Floppy Emu is a floppy disk drive emulator for Macintosh computers, using an SD memory card and custom hardware to mimic an external 3.5″ disk drive and floppy disk. If you’ve got an old Mac 128K, 512K, or Plus but no floppies to use with it, then Floppy Emu is the solution. The device connects to the Mac’s external DB-19 floppy connector, and behaves identically to a real disk drive, requiring no special software on the Mac. Disk image files are stored on the SD card from a PC, and then read and written by Floppy Emu during the normal operation of the Macintosh, with each image file appearing to the Mac as a different floppy disk.
The hardware consists of a Xilinx XC9572XL CPLD working cooperatively with an ATMEGA1284P microcontroller. The CPLD implements all the timing-sensitive functions and communication with the Macintosh, while the microcontroller provides the brains of the device. The microcontroller uses SdFatLib to read sectors from a disk image file on the SD card, and synthesizes sector headers, footers, and checksums on the fly. It also performs the necessary conversions between logical data and the GCR encoded data format used on Macintosh floppy disks. The microcontroller then passes the bytes one at a time to the CPLD, at a speed that mimics a normal external floppy drive. The CPLD performs the parallel-to-serial conversion and implements the serial signalling convention expected by the Mac. Both reads and writes to emulated floppies are supported.
To the Mac, the emulated floppy disk appears identical to a real disk in speed and capacity. Due to the design of the Macintosh IWM floppy controller hardware, it’s not possible to pass data at a faster bit rate than a real floppy. The floppy driver code contained in the Mac’s ROM constrains the disk size to 800K (1.4MB on newer Macs) and also limits the number of emulated drives to one. In theory, a replacement floppy driver implemented as a software patch could add support for more disks and larger sizes in the future.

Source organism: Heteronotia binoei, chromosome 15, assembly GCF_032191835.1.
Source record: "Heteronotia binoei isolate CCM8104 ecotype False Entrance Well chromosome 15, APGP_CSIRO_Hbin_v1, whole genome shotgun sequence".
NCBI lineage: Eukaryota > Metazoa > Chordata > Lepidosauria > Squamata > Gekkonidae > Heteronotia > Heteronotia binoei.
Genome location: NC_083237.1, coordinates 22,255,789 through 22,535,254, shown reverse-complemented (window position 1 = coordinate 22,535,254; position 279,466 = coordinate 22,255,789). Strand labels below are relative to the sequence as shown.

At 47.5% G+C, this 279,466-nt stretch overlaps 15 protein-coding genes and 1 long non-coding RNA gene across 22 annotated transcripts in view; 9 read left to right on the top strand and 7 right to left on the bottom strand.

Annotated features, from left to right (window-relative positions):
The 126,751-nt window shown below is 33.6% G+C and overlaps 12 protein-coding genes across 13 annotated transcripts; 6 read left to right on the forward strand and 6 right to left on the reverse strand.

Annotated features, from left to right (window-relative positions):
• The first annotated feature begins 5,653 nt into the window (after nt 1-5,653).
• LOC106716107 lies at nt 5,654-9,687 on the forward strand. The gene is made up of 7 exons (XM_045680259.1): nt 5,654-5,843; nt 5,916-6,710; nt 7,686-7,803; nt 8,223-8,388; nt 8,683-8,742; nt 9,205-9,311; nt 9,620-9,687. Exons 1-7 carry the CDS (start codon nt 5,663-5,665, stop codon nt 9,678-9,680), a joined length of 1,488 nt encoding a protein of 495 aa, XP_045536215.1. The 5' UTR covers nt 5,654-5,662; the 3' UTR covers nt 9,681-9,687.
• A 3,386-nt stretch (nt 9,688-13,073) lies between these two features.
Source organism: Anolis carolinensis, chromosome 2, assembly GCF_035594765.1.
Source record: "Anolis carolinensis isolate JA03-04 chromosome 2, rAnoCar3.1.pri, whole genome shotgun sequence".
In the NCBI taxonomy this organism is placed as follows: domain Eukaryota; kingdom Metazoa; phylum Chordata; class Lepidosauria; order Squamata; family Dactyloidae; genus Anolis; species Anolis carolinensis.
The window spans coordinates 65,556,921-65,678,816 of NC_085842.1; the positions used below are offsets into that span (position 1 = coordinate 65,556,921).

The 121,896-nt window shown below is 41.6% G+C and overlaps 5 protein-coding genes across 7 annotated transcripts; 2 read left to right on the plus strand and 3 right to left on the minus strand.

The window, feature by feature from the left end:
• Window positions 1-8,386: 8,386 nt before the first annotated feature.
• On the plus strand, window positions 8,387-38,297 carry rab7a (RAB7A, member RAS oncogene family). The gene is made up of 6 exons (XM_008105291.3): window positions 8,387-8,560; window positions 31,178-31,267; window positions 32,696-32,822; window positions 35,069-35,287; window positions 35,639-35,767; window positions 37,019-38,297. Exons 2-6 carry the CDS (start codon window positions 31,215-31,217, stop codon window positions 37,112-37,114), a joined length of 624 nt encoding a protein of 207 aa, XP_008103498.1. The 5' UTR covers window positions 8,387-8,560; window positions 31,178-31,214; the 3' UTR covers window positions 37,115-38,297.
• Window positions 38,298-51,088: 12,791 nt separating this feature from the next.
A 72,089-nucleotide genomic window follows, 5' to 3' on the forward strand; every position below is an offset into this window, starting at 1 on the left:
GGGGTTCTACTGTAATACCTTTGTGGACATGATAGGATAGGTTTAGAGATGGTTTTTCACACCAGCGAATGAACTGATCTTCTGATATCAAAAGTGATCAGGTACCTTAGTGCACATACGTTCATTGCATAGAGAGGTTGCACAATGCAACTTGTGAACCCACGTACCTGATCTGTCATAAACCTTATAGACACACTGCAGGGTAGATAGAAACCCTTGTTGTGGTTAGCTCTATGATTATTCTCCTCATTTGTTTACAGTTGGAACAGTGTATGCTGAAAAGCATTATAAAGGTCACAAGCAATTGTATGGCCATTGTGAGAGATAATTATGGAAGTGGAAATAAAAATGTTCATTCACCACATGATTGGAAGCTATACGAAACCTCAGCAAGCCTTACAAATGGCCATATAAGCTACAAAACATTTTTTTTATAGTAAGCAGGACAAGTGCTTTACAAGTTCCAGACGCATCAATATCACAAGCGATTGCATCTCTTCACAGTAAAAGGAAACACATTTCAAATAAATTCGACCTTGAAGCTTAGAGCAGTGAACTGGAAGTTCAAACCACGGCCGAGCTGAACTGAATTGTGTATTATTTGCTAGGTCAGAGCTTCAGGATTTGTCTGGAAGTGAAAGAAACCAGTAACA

The board can be plugged directly into the DB-19 floppy connector at the rear of the Macintosh, where it fits snugly between the other cables. Alternatively, the board’s 20-pin IDC connector can make the connection. This is the same connector found on the Mac motherboard for the internal floppy, so a standard IDC cable can be used to connect Floppy Emu internally instead of at the external floppy connector. A DB-19 to IDC-20 adapter cable can also be used, such as the Apple II cable from IEC. This cable enables Floppy Emu to connect to the external floppy port at the Mac’s rear, but be positioned in the front of the Mac where it’s easier to use.
To update the device’s firmware, the microcontroller can program the CPLD via JTAG. If the Floppy Emu board is reset while holding down a few buttons, it will look for a file named firmware.xvf on the SD card, and use it to update the CPLD with new firmware in about 20 seconds. That means an external Xilinx programmer isn’t needed. Future plans include bootloading of the microcontroller from the SD card as well. If I ever reach the point of selling assembled units, that means end users could update both the CPLD and the MCU just by copying the necessary files to the SD card, without any special programming hardware.
As of December 2012, the project is still an unfinished prototype. With a high-speed class 10 SD card, all the standard read and write operations to the floppy will work, just as if it were a real external floppy disk. It’s possible to boot the computer, save documents from MacPaint, or copy files in the Finder. Read operations will also work OK with a slower SD card, but write operations may fail.
Formatting or initializing the floppy in the Finder is not supported on any type of SD card, and will fail. To make a blank disk image file, create one using a Macintosh emulator program and then copy it to the SD card. Certain kinds of bulk transfer write operations are also unsupported, such as using a disk copy program to copy data to the floppy.
Download the Floppy Emu design file archive
Learn how to build your own Floppy Emu
The video below shows an earlier Floppy Emu prototype used to boot a Macintosh Plus.